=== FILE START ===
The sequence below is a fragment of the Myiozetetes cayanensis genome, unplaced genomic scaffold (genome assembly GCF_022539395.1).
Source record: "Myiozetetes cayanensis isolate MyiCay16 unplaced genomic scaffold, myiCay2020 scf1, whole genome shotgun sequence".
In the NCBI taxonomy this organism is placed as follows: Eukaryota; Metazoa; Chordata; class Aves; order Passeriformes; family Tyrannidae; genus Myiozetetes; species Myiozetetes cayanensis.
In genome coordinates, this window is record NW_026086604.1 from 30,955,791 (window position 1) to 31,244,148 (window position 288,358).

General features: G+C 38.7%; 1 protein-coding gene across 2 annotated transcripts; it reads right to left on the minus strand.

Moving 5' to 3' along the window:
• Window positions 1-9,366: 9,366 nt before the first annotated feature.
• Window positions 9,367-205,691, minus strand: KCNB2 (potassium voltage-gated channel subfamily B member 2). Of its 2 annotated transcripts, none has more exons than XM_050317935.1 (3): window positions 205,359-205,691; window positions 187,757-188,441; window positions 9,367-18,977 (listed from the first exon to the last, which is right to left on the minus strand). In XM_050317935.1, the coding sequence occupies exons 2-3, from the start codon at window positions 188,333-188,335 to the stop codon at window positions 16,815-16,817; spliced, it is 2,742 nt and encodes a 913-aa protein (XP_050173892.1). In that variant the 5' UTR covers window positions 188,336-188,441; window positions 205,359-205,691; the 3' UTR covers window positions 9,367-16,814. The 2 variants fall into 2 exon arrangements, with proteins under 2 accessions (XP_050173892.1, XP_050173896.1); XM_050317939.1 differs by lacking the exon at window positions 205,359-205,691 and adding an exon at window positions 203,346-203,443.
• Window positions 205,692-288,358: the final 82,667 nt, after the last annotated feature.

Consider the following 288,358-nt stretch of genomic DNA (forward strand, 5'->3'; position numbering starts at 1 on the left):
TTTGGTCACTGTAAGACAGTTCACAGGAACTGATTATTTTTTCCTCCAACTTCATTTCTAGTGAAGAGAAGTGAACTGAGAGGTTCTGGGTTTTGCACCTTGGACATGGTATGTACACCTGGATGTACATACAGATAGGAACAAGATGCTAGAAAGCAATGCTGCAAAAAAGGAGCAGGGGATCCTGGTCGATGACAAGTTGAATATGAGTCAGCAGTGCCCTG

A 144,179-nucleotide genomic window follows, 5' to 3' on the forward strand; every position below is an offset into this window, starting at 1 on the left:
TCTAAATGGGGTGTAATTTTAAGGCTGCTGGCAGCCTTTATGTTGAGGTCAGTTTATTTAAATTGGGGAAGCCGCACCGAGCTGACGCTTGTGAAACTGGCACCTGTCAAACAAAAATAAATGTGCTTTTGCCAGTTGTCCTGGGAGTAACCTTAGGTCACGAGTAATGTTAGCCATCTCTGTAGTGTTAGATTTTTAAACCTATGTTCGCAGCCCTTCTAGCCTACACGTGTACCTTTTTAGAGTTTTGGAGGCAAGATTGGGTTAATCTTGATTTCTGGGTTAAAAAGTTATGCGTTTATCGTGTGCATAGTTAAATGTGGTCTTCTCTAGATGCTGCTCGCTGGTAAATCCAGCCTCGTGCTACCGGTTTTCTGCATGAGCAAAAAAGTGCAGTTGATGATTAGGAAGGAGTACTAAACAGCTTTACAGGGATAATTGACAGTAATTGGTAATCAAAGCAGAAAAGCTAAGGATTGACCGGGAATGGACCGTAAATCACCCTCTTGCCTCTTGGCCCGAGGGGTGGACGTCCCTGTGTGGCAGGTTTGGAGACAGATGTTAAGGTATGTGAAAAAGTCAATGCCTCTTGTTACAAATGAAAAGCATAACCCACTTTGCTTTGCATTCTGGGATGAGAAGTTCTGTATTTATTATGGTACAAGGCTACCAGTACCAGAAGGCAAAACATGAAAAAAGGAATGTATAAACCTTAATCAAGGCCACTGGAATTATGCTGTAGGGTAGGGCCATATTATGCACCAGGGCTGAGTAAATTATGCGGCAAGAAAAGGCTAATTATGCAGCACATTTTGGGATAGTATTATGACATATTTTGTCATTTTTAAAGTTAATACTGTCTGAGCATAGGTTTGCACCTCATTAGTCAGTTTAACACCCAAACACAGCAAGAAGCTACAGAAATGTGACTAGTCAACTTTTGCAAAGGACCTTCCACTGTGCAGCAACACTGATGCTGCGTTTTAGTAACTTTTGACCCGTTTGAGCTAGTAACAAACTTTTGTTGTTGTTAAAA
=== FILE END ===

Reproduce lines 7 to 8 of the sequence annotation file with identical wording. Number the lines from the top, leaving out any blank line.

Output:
• Window positions 1-9,366: 9,366 nt before the first annotated feature.
• Window positions 9,367-205,691, minus strand: KCNB2 (potassium voltage-gated channel subfamily B member 2). Of its 2 annotated transcripts, none has more exons than XM_050317935.1 (3): window positions 205,359-205,691; window positions 187,757-188,441; window positions 9,367-18,977 (listed from the first exon to the last, which is right to left on the minus strand). In XM_050317935.1, the coding sequence occupies exons 2-3, from the start codon at window positions 188,333-188,335 to the stop codon at window positions 16,815-16,817; spliced, it is 2,742 nt and encodes a 913-aa protein (XP_050173892.1). In that variant the 5' UTR covers window positions 188,336-188,441; window positions 205,359-205,691; the 3' UTR covers window positions 9,367-16,814. The 2 variants fall into 2 exon arrangements, with proteins under 2 accessions (XP_050173892.1, XP_050173896.1); XM_050317939.1 differs by lacking the exon at window positions 205,359-205,691 and adding an exon at window positions 203,346-203,443.